The chords are as follows:
    B7sus2, C#m7, Gb5, Amaj7

    I chose to play the open fifth for what I assume to be the tonic chord, because at one point in the song, I mess with the melody to alternate between Gb minor and Gb major.

    The III chord in the progression (A) alternates between A6sus2 and Amaj7.

    Here are the exact expressions of the chords on guitar:

    7 x 7 6 x x
    x 4 x 4 5 x
    2 x 4 6 x x
    5 x 4 4 x x –> 5 x 6 6 x x (x2)

    B2 A3 C#4
    C3 B4 E4
    Gb2 Gb3 Db4
    A2 F#3 B3 –> A2 G#3 C#4 (x2)

    Am I assigning the correct key and progression to this song (Gb; IV – V – I – III)?

    If so, can you think of other popular songs which follow the IV – V – I – III progression? I searched and shuffled songs in my head, but I couldn’t find or think of any.

    • Hi Carter – I just have a spare moment right now to take a quick look and in a couple of days I’ll have a bit more time. When I play through your progresion I hear C# minor as the key, with the C#m7 acting as a tonic with an added 7th. That being the case, I hear the progression as VII7 – i – iv – VI. But I’ll have more time in a couple of days to give this a closer look.


      • Thanks! I’m by no means a theory person, but I’d like to have a better understanding of my own songs. I just write what sounds good to me.

      • I should add that in another arrangement of the song I wrote for solo performances, incorporating the base line, the Gb5 is actually just a an inverted major chord (I’m unsure how chord naming in the context of a given key works, so please forgive me if I’m getting wrong). So it’s not an open fifth after all, but rather its an Gb/Bb expressed:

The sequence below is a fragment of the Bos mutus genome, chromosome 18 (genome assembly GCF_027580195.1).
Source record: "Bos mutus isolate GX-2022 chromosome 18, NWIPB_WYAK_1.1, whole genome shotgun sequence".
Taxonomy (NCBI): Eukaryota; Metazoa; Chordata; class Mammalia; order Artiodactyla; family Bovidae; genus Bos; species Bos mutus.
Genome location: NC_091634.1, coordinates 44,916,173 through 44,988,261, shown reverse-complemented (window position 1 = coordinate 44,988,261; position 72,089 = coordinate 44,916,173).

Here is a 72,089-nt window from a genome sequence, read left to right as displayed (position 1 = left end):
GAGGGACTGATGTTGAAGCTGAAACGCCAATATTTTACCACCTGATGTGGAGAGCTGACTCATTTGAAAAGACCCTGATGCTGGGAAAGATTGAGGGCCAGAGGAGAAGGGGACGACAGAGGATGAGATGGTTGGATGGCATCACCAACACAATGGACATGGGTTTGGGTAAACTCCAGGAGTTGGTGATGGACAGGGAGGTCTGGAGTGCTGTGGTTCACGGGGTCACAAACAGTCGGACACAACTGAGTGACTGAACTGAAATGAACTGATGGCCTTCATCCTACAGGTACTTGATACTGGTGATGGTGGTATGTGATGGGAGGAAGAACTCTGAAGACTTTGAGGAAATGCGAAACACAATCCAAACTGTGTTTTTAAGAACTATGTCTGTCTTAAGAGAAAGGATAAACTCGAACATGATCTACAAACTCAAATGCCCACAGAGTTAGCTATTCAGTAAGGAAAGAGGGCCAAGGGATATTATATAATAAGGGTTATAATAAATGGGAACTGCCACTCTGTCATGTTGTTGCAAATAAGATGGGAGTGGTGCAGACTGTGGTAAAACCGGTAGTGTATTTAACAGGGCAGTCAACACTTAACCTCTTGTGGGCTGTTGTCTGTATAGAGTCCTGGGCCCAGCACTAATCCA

6 x 4 6 x x
        Bb2 x Gb3 Db4 x x

  2. I’m writing a song, with chords that starts and ends on Cminor, making this the tonic chord,
    but the key that suits the best is Gminor, due to the amount of F chords modulations. Do I keep the key in Cminor and have a bunch of accidentals, or do I keep in Gminor, though its not the tonic chord?

    • Hi Annalie:

      I could probably be more of a help if you give me the chord progression you’re thinking of. Keep in mind that it’s possible to start and end a progression on a non-tonic chord, so starting and ending on C minor doesn’t necessarily mean that the progression is in C minor. It really depends on which other chords are in the progression.

      Let me know the progression, and I’ll give you my thoughts on what key it is implying.


  3. Dear, Gary:

    I was wondering, could I use any of the other chords such as the supertonic, mediant, dominant, etc in the beginning of a verse?


    • Hi Sean:

      If you mean that you want to start your verse on something other than a tonic (I) chord, then yes, by all means. Lots of songs do it, and The Beatles’ “All My Loving” is a good example. I’ve written about this in previous posts, and so you may want to read this one, “Starting Songs With Non-Tonic Chords.”

      Hope that helps!

      • Hi again, Gary

        Thank you again for a good response! You’re an amazing writer and I love your work.
        You are officially my go-to guy if I wonder about something. I honestly feel my work has become even better by gathering some more additional reading from you besides my books.

        Keep up the good work.

        Sincerely, Sean

Leave a Reply

Your email address will not be published.

This site uses Akismet to reduce spam. Learn how your comment data is processed.